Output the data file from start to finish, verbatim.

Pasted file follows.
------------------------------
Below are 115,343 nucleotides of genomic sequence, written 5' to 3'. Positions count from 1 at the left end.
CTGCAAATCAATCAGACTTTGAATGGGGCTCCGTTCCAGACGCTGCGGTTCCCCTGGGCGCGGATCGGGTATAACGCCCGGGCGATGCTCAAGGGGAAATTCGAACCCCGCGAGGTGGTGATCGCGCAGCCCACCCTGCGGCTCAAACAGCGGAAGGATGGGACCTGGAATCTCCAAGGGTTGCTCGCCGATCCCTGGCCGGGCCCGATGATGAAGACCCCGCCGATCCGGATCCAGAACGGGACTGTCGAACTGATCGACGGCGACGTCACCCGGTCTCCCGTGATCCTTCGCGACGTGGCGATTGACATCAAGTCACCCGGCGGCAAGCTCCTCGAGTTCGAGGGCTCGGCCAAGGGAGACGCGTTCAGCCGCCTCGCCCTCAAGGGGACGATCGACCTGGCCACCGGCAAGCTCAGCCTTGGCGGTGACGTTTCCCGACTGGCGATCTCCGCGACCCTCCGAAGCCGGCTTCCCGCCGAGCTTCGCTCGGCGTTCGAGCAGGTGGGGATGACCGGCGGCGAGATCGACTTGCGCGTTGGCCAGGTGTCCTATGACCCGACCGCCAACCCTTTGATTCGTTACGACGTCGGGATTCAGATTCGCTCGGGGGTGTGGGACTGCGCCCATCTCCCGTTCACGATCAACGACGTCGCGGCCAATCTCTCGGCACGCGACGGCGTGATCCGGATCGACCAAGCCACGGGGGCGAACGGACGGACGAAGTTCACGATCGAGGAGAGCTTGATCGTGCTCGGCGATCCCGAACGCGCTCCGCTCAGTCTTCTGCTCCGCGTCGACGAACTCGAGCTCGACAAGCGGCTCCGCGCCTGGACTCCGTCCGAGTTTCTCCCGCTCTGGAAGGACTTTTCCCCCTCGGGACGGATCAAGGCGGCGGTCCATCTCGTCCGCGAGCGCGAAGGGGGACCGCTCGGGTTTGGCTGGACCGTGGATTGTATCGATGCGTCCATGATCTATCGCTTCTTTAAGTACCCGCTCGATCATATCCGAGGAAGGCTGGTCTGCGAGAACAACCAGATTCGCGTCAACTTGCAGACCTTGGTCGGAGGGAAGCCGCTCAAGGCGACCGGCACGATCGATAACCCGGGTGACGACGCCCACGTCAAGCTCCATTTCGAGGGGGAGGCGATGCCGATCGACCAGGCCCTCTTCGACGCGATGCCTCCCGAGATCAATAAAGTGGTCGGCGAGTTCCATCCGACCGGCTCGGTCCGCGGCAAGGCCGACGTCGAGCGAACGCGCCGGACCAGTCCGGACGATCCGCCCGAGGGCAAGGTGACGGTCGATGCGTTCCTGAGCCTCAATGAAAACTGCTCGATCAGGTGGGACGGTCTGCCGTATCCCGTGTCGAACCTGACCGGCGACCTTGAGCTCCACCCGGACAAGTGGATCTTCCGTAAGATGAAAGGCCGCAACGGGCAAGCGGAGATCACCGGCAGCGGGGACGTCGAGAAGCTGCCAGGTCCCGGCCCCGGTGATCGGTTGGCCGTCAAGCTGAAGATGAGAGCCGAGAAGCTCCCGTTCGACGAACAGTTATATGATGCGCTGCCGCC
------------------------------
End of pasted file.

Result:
Below are 115,343 nucleotides of genomic sequence, written 5' to 3'. Positions count from 1 at the left end.
CTGCAAATCAATCAGACTTTGAATGGGGCTCCGTTCCAGACGCTGCGGTTCCCCTGGGCGCGGATCGGGTATAACGCCCGGGCGATGCTCAAGGGGAAATTCGAACCCCGCGAGGTGGTGATCGCGCAGCCCACCCTGCGGCTCAAACAGCGGAAGGATGGGACCTGGAATCTCCAAGGGTTGCTCGCCGATCCCTGGCCGGGCCCGATGATGAAGACCCCGCCGATCCGGATCCAGAACGGGACTGTCGAACTGATCGACGGCGACGTCACCCGGTCTCCCGTGATCCTTCGCGACGTGGCGATTGACATCAAGTCACCCGGCGGCAAGCTCCTCGAGTTCGAGGGCTCGGCCAAGGGAGACGCGTTCAGCCGCCTCGCCCTCAAGGGGACGATCGACCTGGCCACCGGCAAGCTCAGCCTTGGCGGTGACGTTTCCCGACTGGCGATCTCCGCGACCCTCCGAAGCCGGCTTCCCGCCGAGCTTCGCTCGGCGTTCGAGCAGGTGGGGATGACCGGCGGCGAGATCGACTTGCGCGTTGGCCAGGTGTCCTATGACCCGACCGCCAACCCTTTGATTCGTTACGACGTCGGGATTCAGATTCGCTCGGGGGTGTGGGACTGCGCCCATCTCCCGTTCACGATCAACGACGTCGCGGCCAATCTCTCGGCACGCGACGGCGTGATCCGGATCGACCAAGCCACGGGGGCGAACGGACGGACGAAGTTCACGATCGAGGAGAGCTTGATCGTGCTCGGCGATCCCGAACGCGCTCCGCTCAGTCTTCTGCTCCGCGTCGACGAACTCGAGCTCGACAAGCGGCTCCGCGCCTGGACTCCGTCCGAGTTTCTCCCGCTCTGGAAGGACTTTTCCCCCTCGGGACGGATCAAGGCGGCGGTCCATCTCGTCCGCGAGCGCGAAGGGGGACCGCTCGGGTTTGGCTGGACCGTGGATTGTATCGATGCGTCCATGATCTATCGCTTCTTTAAGTACCCGCTCGATCATATCCGAGGAAGGCTGGTCTGCGAGAACAACCAGATTCGCGTCAACTTGCAGACCTTGGTCGGAGGGAAGCCGCTCAAGGCGACCGGCACGATCGATAACCCGGGTGACGACGCCCACGTCAAGCTCCATTTCGAGGGGGAGGCGATGCCGATCGACCAGGCCCTCTTCGACGCGATGCCTCCCGAGATCAATAAAGTGGTCGGCGAGTTCCATCCGACCGGCTCGGTCCGCGGCAAGGCCGACGTCGAGCGAACGCGCCGGACCAGTCCGGACGATCCGCCCGAGGGCAAGGTGACGGTCGATGCGTTCCTGAGCCTCAATGAAAACTGCTCGATCAGGTGGGACGGTCTGCCGTATCCCGTGTCGAACCTGACCGGCGACCTTGAGCTCCACCCGGACAAGTGGATCTTCCGTAAGATGAAAGGCCGCAACGGGCAAGCGGAGATCACCGGCAGCGGGGACGTCGAGAAGCTGCCAGGTCCCGGCCCCGGTGATCGGTTGGCCGTCAAGCTGAAGATGAGAGCCGAGAAGCTCCCGTTCGACGAACAGTTATATGATGCGCTGCCGCC